During the second week of August, time ran out.
They seemed to choose the box immediately outside our bedroom window for their first nest, which put their song very close to us for the first couple of months. Wrens volubly proclaim their every movement. And then the first nest would be silent. The young fledged and disappeared into the shrubbery and moved off toward denser habitat than that provided by the yard.
The activity shifted toward a second box, as did the voluble song. The second clutch of eggs had been laid even before the first brood had fledged, the female incubating the former, the male feeding the latter.
Many summers this scenario occurred a third time. This time the nest box was in the cherry tree at the side of the house, near the drive. The activity was in full gear in late July and early August, the wren singing before every entry into the box, and again with every departure, and often from somewhere in the yard as he foraged for the young in the nest.
Then during the second week of August, it was quiet. One day, I would be aware that the background noise of the summer was gone. Most years I could tell you the date when they first arrived in April, because I recorded such arrivals. But departures are more difficult to record. Unless you take attendance every day, you are not aware of an absence. You don’t write down last observations, because you’re never sure they are the last. One day I realized that the wrens were gone. The realization came during the second week of August. The wrens had left. I would not hear them again until the following April.
Some time after the wrens had departed, I gathered the wren boxes from around the yard, and cleaned them out before bringing them in for the winter. One year as I pulled out the dense stick nest from the third box the wrens had used, I found five unhatched eggs. Another year, I found four hatchlings and an unhatched egg. Most often I found four to six nestlings, perhaps half way to fledgling status. None were alive.
The nest had been abandoned and the eggs or hatchlings or nestlings were left to die. The internal clock of the wrens told them it was time to go. Regardless. Migration must begin. The wrens departed. For three and a half months, parental activity had been frenetic. The instinct to breed and raise young drove their every waking moment. Occasionally they must have consumed some insect or grub of their own, but these were quick bites squeezed in among the hundreds of trips they made to feed first one brood, then a second brood, then a third.
And then a second instinct took control, a more primal instinct than the parental one. Individual survival trumped the survival of their offspring. It was time to go, and they went. Quietly they headed to the thickets and woods, in a general southerly direction. They bulked up, adding fat for their long journey. The young in the nest were left to die.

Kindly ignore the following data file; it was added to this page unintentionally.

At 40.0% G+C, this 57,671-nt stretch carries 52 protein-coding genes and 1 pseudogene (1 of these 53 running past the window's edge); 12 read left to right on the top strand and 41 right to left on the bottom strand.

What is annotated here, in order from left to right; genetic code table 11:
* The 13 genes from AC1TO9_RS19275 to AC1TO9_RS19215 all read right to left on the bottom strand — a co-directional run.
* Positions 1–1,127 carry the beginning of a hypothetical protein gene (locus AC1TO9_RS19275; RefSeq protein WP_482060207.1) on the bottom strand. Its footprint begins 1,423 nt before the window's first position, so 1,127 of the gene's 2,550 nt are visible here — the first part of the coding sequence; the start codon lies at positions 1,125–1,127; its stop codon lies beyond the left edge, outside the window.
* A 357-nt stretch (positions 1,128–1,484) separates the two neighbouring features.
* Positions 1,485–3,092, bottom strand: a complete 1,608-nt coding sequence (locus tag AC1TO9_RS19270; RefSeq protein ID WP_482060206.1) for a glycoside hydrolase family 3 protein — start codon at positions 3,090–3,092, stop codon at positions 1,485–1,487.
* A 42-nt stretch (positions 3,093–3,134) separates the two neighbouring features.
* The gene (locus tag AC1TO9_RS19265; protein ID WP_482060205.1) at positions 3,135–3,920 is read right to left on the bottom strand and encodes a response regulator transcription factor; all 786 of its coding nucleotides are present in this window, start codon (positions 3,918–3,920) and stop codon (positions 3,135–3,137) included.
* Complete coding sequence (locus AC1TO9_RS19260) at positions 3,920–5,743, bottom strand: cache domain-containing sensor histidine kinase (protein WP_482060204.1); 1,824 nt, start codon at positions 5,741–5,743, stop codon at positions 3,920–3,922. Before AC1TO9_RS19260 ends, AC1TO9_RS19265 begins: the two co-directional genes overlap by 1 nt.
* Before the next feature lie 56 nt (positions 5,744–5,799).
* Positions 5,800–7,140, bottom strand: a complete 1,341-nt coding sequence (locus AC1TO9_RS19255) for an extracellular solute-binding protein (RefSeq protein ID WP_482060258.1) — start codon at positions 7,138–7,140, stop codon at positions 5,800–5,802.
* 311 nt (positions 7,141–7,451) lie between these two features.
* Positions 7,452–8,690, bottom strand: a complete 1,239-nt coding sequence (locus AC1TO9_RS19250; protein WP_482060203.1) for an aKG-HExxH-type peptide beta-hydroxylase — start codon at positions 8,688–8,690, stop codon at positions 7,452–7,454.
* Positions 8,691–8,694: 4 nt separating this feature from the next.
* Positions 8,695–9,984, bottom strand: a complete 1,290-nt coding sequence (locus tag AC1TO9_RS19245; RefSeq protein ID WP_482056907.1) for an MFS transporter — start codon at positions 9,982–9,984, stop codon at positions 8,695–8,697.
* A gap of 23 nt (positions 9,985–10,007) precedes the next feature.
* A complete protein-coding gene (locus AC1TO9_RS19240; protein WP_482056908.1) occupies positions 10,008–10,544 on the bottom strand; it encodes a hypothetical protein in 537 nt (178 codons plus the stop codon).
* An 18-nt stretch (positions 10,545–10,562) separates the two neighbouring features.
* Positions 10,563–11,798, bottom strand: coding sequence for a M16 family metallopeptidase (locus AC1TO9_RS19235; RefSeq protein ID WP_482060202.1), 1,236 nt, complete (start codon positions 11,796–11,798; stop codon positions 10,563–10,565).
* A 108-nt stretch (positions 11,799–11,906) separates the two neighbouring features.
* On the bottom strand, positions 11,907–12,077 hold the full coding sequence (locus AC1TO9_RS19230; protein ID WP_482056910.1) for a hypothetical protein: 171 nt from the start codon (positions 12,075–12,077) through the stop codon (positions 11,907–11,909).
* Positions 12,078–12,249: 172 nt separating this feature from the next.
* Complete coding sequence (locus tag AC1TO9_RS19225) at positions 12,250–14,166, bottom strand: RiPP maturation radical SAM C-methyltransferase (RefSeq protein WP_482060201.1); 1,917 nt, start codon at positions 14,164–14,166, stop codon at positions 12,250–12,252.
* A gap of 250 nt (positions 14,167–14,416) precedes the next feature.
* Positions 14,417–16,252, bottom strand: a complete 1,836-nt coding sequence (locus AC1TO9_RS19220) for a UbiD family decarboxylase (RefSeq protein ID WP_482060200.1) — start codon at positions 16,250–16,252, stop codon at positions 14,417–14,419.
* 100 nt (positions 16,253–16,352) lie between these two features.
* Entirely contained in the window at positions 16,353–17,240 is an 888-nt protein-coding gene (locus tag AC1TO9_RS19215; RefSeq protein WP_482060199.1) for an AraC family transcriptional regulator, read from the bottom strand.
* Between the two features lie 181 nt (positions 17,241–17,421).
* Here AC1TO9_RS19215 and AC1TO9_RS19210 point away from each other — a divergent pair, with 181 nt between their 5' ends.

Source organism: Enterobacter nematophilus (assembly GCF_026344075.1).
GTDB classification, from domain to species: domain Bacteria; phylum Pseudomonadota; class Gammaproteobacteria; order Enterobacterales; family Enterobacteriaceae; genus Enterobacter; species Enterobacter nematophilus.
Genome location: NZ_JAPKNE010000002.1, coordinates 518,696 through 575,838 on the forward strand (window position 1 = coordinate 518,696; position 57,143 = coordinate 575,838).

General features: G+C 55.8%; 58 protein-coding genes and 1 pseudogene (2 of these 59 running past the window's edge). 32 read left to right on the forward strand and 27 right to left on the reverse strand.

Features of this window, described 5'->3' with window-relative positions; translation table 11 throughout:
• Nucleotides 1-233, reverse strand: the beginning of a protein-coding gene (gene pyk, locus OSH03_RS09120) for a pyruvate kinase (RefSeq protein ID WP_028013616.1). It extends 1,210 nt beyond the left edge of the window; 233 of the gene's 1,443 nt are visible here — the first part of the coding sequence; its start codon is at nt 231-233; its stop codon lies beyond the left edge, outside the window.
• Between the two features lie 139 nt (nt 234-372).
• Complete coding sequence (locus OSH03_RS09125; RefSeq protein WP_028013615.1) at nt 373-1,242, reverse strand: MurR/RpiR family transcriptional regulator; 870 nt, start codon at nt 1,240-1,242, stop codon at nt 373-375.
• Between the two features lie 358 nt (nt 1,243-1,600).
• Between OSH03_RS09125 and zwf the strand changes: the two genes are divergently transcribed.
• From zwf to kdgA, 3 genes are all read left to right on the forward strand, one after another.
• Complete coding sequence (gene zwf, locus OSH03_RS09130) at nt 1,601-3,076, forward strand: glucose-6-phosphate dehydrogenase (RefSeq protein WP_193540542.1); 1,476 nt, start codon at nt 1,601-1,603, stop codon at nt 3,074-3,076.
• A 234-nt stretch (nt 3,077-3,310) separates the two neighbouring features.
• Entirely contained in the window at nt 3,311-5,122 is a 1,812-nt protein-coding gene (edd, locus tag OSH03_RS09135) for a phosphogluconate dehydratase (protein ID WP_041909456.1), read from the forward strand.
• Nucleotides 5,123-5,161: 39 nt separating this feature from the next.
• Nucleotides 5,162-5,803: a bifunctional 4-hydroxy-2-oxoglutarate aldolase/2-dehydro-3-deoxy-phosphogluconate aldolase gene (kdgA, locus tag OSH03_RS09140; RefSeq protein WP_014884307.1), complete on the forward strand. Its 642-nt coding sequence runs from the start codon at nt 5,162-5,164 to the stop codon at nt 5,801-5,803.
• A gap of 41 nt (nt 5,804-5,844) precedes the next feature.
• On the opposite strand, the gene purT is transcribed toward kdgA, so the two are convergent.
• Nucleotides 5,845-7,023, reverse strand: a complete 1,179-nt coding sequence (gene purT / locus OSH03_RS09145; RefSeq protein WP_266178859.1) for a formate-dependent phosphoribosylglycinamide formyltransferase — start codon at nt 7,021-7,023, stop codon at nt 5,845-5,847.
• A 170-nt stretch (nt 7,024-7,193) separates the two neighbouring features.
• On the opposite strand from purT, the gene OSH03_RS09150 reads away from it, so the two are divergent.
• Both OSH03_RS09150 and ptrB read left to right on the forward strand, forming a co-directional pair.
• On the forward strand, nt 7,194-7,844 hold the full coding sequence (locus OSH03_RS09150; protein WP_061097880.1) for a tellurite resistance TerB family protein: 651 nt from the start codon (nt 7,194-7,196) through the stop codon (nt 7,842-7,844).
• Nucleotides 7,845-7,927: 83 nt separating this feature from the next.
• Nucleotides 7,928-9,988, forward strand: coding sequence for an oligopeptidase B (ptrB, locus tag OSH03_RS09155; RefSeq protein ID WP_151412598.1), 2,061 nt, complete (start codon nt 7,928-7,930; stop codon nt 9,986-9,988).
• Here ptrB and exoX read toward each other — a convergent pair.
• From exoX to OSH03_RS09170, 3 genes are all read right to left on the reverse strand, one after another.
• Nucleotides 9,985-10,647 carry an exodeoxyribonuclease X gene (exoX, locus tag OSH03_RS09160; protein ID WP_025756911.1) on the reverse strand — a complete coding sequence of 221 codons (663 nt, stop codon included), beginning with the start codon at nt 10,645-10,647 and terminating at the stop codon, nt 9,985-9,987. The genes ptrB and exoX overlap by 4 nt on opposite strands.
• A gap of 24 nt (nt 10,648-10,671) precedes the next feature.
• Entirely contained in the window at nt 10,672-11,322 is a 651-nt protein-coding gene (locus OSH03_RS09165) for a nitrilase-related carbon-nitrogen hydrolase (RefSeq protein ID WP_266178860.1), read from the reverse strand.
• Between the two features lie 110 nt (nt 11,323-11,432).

Small birds defend their nests against predators such as larger birds, or snakes. But they don’t sacrifice themselves; that would be a literal dead end for themselves and their offspring. The young they raise may not survive, but if the adults survive they may have another opportunity to breed in the future.
I have used the House Wren as an illustration and example. There are lots of exceptions to the generalizations I have drawn from the wrens. There are birds that stay together in family groups throughout the year. There are young that stay with parents as helper birds during the next breeding season. But for most small birds, there is a harsh limit to parental care. When the limit is reached, the parents focus their energy only on their own survival.
We often romanticize and sentimentalize nature. We are entertained, amused, and delighted by the birds which flock to our feeders, by their cuteness, vivacity, acrobatics, and antics. Sometimes we are upset when some seem aggressive, act like bullies, seem voraciously greedy. We scarcely recognize that none of them are influenced by human values.
I watch harried parent birds feeding their young. The young flutter and call and beg, and chase after their parents to be fed. I smile and think about how glad I am that my children are raised, and feel a moment of sympathy for those parent birds. But then I watch more closely, and I see that the parents are leading their young to food, showing them where to find food. Often the young birds that are slow to learn are driven away by their parents. Dependency by the young must come to an end; they must learn to survive on their own, for their sake, and their parents’ sake. A point comes when the parent must turn to its own survival and let whatever happens to its young, happen.
I felt a poignancy and sadness whenever I cleaned one of those wren houses and found a nest of dead babies. But then I reminded myself that even if those young had fledged, most would not have survived when finally left on their own. For the parents birds, it was time to head south, even though there were young still in the nest. Time ran out.